Robin Williams on "The Tonight Show Starring Johnny Carson" in the 1980s
    NBC

    24. "Working in retail, I've had my fair share of celebrity encounters, and the most memorable one happened in southern Virginia. Robin Williams and his girlfriend came into our store, dressed in black and wearing sunglasses — our store required appointments, and we all thought the reservation under his name was a joke until he walked in. He ended up being the nicest guy — we weren’t supposed to take pictures with people, but he offered to in the funniest way possible, and said, 'It’s okay — everywhere I go it’s a petting zoo.' He came back a couple of times to check on his reservation, and he made small talk with me on his third stop in (six hours after his initial visit). He asked if I ever leave, I laughed and said, 'Soon, then finally a day off tomorrow.' He responded, 'I haven’t had a day off in 30 years.' I will never forget that day, and it really made me realize how draining a life in the spotlight can actually be."

    One of the lost boys putting a smile on Robin Williams' face in "Hook"
    TriStar Pictures

    25. "Once Robin Williams was at a Dragon's Lair store in Austin, Texas — I didn't bother him too much, and just thanked him for all the years of entertainment. But when my pre-teen son went up to talk to him, Robin talked with him for about 15 minutes, discussing his movies my son liked and why. It was funny when my son told him that Good Will Hunting was his favorite movie, and Robin said, 'Aren't you a little young for that?' and my son said, 'Well, my mom fast-forwarded through some parts.'"

    Robin Williams saying: "Son of a bitch. He stole my line" in "Good Will Hunting"
    Miramax Films

    26. "When I was maybe 10 years old, I was in the lobby of a hotel in Baltimore and my dad tapped me on the shoulder and pointed to a guy standing in line. I turned and saw a short, hairy guy with a big backpack. When I realized who it was, I let out a gasp and made eye contact with Robin Williams — he then looked back at me and let out a gasp of his own. It's a small story, but it makes me laugh every time I think about it."

    20th Century Fox

    27. "I was only 8 years old at the time, but I met both Robin Williams and his daughter, Zelda, at a bike shop out in Redwood City (when I was a kid, I was a huge Robin Williams fan). All I remember is gawking at him with what must have been wide eyes and a jaw agape, and he kept making jokes and referencing himself as being a monkey."

    Robin Williams with long hair and a big beard in "Jumanji"
    Sony Pictures Releasing

    28. "I worked with Robin Williams for three days on his last show, and he was wonderful. He walked through where all of the extras were seated in holding, and sat and joked with us. Other stars of shows sometimes won’t even look at you — he was just a special person."

    Robin Williams in "The Crazy Ones"
    CBS

    —Amy Fell, Facebook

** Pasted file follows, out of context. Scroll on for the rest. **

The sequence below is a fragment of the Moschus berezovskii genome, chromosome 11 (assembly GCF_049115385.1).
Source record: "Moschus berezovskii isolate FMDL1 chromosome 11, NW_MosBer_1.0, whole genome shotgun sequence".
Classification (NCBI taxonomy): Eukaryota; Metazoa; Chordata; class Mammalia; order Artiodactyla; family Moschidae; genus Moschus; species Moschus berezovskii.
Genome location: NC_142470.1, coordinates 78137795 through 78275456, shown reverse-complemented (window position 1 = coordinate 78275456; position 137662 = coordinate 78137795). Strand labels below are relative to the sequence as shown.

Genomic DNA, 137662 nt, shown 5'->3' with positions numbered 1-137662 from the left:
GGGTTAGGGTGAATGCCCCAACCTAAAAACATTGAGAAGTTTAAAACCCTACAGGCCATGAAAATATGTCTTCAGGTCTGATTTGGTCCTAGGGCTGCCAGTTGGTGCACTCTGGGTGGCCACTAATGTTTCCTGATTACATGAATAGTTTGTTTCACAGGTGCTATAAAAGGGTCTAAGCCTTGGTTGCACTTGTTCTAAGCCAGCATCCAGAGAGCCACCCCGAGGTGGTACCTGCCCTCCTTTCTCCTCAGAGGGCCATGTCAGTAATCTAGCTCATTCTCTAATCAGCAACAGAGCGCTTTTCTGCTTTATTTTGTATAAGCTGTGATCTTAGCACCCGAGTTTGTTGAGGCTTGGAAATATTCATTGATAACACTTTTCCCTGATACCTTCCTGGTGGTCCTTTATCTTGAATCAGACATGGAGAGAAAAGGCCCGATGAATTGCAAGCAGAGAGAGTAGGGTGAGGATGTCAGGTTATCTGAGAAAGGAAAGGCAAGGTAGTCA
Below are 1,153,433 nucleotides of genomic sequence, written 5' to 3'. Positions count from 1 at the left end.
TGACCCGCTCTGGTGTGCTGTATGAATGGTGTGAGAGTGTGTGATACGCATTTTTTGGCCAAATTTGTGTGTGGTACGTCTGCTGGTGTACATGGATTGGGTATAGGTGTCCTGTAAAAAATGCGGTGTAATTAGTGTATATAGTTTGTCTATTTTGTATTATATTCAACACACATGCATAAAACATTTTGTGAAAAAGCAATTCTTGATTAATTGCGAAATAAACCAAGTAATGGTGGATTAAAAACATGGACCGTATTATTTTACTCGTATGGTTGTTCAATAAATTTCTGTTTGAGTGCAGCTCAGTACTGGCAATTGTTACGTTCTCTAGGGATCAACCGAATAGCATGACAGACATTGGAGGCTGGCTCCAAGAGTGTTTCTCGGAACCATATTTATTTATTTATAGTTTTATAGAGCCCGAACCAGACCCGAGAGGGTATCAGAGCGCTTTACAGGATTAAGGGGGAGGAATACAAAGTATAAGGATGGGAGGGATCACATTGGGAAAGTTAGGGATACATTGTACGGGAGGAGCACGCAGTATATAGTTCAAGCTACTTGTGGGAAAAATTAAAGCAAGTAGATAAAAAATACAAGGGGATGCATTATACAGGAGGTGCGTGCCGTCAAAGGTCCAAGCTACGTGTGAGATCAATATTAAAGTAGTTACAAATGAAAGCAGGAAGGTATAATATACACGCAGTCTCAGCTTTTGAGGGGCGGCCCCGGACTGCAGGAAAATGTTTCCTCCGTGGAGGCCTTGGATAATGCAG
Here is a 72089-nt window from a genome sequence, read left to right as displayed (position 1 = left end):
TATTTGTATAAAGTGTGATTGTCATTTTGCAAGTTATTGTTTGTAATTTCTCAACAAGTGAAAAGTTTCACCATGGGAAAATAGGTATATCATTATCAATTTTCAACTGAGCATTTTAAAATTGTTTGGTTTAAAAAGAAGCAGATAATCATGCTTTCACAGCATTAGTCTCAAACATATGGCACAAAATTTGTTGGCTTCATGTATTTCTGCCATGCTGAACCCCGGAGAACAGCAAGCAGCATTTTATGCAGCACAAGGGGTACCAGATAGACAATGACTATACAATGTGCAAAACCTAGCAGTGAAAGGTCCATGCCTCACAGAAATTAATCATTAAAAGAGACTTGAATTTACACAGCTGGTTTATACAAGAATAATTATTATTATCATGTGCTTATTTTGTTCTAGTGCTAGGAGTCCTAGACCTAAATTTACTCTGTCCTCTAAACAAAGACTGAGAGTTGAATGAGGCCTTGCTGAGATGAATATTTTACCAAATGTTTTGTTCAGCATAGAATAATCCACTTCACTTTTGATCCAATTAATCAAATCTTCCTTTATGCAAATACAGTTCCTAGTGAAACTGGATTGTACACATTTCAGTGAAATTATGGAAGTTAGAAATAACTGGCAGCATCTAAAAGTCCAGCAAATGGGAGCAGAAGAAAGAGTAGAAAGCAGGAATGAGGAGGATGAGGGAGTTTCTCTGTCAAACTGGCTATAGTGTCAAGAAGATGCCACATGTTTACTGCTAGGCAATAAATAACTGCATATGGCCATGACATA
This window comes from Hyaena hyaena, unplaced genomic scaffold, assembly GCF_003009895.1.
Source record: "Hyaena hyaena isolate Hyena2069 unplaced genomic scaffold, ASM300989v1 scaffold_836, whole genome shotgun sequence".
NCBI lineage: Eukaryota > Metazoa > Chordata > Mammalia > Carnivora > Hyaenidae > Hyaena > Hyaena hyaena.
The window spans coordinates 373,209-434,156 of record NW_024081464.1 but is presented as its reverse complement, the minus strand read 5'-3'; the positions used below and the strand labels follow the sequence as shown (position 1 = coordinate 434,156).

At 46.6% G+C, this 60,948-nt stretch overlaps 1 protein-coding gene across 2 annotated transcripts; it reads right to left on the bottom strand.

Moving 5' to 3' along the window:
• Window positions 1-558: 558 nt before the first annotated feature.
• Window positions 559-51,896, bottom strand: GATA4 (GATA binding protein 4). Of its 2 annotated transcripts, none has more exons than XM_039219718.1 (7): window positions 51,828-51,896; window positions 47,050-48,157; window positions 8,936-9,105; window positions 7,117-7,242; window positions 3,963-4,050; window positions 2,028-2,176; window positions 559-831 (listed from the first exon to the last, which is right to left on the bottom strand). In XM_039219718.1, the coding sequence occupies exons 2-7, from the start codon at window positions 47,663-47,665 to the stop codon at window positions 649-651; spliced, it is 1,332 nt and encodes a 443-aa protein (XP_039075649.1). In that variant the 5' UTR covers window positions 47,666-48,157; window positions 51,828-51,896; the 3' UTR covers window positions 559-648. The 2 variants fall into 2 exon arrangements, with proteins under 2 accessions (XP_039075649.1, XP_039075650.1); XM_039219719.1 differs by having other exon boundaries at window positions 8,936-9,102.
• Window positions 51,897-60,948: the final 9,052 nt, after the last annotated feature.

29. "Someone posted a story somewhere about meeting Robin Williams and his daughter, Zelda, at a games store. Zelda was just getting into Warhammer 40,000 and Robin had a bright link Eldar army that he did hilarious, absurd voices for — he narrated the whole match while they played the game."

    Robin Williams laughing happily in an interview with his daughter for Game News
    GameNews

    30. "I used to work at a skate shop called Blades Board and Skate on Broadway near Houston Street in downtown Manhattan. Robin Williams used to come in every Monday morning right when we opened (which was a particularly slow time for the store). He would hang out with us and tell jokes for like 30 minutes to an hour every week — he'd also buy large quantities of women's snowboarding apparel for himself. One day, a family of tourists came into the store and completely lost it (screaming and fighting) while he was there — he unfortunately didn't come back after that."

    Robin Williams wearing a rubber clown nose in "Patch Adams"
    Universal Pictures

    31. And: "My BFF from college is an actor, and she played an assistant on Robin Williams' last show before he died, The Crazy Ones. We're those kind of people where half of our conversations are just movie quotes — my friend was like, 'I have to be professional, I’m so scared I’m going to quote him to him, and I can’t do that.' Her first day filming with him, he had on bright pink socks, and when she complimented them, he responded with, 'Well, one does want a hint of color!' (from The Birdcage). Kelly Clarkson was also there doing a cameo as herself, and she told my friend that she looked like Princess Jasmine from Aladdin. Robin overheard the compliment and started singing 'Friend Like Me.' He was a gem to work with, and my friend quickly learned she could 'quote him to him' all she wanted and he would immediately go into character and play along. He was a sweet, sweet man."

    Robin Williams in "Good Will Hunting" saying: "That's the good stuff"
    Miramax Films

    Note: Some submissions have been edited for length and/or clarity.